What is the difference between fixed costs and variable costs?
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In economics, fixed costs and variable costs are the two main kinds of costs associated with production of a good or service.
Fixed costs are costs that do not vary with the level of production. They are the same if a firm produces one unit of their product or one million units. Fixed costs typically include such things as the rent on the building in which the firm produces its product.
Variable costs are the costs that do vary with the level of production. For example, a restaurant's fixed costs will include the cost of the food they prepare and serve to customers as well as the cost of the labor of wait staff and cooks.
In business and economic analysis the total cost of production of goods and services are often divided in two components based on impact of volume of production on the cost amount. These two components are fixed cost and and variable cost.
The amount of fixed cost remains constants irrespective of the production volume. This is the cost for setting up facilities and for providing other infrastructure support for manufacturing even one unit of the product, but does not increase with the level of production. For example a company must pay rent for its factory and charge depreciation for the machinery it has installed irrespective of the quantity manufactured. Similarly the company may incur fixed costs on account of other expenses like salary paid to supervisory and managerial personnel.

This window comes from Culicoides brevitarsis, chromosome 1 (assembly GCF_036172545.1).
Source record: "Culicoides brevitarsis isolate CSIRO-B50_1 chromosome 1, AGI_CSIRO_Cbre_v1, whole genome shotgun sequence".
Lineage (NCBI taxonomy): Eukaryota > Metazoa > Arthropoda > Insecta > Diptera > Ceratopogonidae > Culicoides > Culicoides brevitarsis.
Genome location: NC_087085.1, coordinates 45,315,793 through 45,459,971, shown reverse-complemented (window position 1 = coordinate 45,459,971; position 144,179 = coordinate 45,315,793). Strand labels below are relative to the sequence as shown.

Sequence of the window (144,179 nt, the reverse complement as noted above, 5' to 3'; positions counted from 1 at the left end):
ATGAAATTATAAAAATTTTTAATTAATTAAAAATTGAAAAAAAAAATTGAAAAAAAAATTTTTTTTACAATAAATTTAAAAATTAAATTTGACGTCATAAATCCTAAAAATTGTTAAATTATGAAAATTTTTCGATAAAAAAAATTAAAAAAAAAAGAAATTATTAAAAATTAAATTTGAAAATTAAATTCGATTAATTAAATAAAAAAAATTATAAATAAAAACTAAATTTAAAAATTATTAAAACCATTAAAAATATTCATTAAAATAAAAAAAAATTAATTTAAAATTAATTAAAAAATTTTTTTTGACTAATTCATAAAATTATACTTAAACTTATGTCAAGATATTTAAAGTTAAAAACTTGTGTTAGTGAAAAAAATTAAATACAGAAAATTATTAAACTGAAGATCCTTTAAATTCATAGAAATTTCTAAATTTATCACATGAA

The amount of variable cost incurred by a company varies directly in proportion to the volume of production. For example the volume of raw material consumed, and therefore raw material costs, incurred by a company varies directly with the production volume.
Fixed costs are expenses whose total does not change in proportion to the activity of a business, within the relevant time period. For example, a retailer must pay rent and utility bills irrespective of sales
Variable costs by contrast change in relation to the activity of a business such as sales or production volume. In the example of the retailer, variable costs may primarily be composed of inventory (goods purchased for sale), and the cost of goods is therefore almost entirely variable. In manufacturing, direct material costs are an example of a variable cost.
Along with variable costs, fixed costs make up one of the two components of total cost. In the most simple production function, total cost is equal to fixed costs plus variable costs.
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